By Sam Ambler
Closets are for clothes
skeletons, and queers.
When I was small
I liked the smell, the dark
in mother's closet.
I thought the shoe rack
in the back of her closet
to be a doorway to another world:
when I slipped into her shoes
I crossed that alien threshold.
Closets are for hanging clothes
hanging skeletons, hanging queers.
Now I am tall
I take the clothes out of my closet
and wear them;
I take the skeletons out of my closet
and air them;
I take myself out of the closet:
how the sunshine feels upon my face.
Sam Ambler’s writing has been published in Christopher Street, The James White Review, City Lights Review Number 2, Nixes Mate Review, and Visitant, among others. He won the San Francisco Bay Guardian’s 6th Annual Poetry Contest.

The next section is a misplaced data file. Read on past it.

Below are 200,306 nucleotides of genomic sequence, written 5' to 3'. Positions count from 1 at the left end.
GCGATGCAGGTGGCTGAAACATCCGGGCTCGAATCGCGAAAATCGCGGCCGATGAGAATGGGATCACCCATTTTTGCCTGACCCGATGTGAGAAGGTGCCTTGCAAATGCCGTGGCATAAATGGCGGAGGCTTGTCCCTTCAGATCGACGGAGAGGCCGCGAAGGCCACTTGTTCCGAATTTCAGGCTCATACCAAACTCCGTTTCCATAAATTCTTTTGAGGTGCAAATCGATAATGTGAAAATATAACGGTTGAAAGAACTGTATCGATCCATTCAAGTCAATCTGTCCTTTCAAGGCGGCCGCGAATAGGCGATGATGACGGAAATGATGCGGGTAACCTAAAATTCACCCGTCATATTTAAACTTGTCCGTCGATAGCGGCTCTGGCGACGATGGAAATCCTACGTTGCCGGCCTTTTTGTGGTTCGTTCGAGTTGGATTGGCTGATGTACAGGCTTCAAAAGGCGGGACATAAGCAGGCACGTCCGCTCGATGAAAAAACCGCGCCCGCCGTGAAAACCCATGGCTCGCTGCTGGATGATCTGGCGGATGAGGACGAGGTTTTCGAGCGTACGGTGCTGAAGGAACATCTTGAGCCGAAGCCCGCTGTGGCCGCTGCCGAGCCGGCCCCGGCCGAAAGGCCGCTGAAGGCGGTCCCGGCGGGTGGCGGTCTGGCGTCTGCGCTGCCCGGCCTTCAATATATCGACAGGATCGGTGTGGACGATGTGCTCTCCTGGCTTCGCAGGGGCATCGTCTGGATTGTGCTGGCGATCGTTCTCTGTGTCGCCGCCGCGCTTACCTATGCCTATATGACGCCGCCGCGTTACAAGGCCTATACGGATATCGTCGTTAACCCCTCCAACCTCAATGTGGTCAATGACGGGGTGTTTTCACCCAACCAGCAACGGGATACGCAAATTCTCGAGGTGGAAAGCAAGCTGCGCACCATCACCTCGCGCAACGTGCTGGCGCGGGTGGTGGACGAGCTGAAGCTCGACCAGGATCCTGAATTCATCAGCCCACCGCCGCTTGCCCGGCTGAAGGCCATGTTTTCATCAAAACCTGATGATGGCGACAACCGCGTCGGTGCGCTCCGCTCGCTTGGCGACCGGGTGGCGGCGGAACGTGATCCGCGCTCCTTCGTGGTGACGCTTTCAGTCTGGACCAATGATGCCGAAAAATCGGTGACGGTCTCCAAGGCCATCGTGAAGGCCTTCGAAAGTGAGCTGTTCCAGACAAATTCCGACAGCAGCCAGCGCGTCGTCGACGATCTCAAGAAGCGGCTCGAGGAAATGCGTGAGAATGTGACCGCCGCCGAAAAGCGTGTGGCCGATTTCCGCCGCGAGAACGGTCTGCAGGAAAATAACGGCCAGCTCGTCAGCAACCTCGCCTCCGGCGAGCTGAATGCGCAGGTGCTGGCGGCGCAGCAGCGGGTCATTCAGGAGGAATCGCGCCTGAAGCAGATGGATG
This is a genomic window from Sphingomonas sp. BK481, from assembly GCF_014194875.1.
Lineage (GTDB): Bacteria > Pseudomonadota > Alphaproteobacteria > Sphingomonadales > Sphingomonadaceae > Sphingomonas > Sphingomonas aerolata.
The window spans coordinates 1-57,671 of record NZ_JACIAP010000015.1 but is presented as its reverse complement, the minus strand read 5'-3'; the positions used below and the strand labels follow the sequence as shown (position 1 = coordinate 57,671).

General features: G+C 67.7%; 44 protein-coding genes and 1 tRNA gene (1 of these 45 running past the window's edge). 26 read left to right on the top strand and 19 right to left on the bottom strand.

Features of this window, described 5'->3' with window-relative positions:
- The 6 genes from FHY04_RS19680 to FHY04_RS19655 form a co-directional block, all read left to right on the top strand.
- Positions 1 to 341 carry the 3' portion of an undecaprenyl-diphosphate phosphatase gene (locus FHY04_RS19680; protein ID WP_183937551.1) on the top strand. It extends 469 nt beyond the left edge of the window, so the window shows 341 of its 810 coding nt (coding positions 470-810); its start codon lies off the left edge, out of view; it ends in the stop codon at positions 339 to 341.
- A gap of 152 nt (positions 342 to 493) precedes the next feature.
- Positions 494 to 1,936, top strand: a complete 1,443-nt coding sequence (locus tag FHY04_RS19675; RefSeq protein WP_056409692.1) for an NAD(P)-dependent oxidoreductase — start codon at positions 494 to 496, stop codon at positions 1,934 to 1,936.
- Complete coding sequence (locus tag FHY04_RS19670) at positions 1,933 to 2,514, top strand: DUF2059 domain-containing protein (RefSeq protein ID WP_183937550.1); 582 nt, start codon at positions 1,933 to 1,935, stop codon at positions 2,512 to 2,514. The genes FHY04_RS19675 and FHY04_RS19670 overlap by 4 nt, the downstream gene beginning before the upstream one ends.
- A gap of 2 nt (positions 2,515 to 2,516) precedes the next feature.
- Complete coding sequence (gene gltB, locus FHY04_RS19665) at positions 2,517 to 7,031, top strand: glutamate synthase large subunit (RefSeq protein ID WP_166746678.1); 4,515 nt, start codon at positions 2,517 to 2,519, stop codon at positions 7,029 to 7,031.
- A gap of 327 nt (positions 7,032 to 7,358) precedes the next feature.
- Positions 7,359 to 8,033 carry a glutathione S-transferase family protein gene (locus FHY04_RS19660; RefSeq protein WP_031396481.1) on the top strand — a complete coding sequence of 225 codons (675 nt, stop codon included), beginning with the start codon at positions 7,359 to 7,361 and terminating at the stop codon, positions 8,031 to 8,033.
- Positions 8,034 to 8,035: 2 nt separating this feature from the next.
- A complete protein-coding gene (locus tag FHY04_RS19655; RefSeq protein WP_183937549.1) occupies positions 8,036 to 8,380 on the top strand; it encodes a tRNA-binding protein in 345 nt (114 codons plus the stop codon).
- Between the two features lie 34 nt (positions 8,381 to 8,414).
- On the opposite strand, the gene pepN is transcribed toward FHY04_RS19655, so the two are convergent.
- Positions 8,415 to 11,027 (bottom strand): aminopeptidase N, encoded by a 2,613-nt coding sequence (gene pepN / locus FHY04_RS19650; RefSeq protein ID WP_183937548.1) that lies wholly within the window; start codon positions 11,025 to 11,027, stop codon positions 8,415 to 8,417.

He earned a BA in English, specializing in creative writing of poetry, from Stanford University. He delivered singing telegrams and sang with the Temescal Gay Men’s Chorus in Berkeley and the Pacific Chamber Singers in San Francisco. He has worked in nonprofit theater at Berkeley Rep, Geffen Playhouse, Actors’ Equity, and The Wallis Annenberg Center for the Performing Arts. Now retired, he lives in California with his husband, visual artist Edward L. Rubin.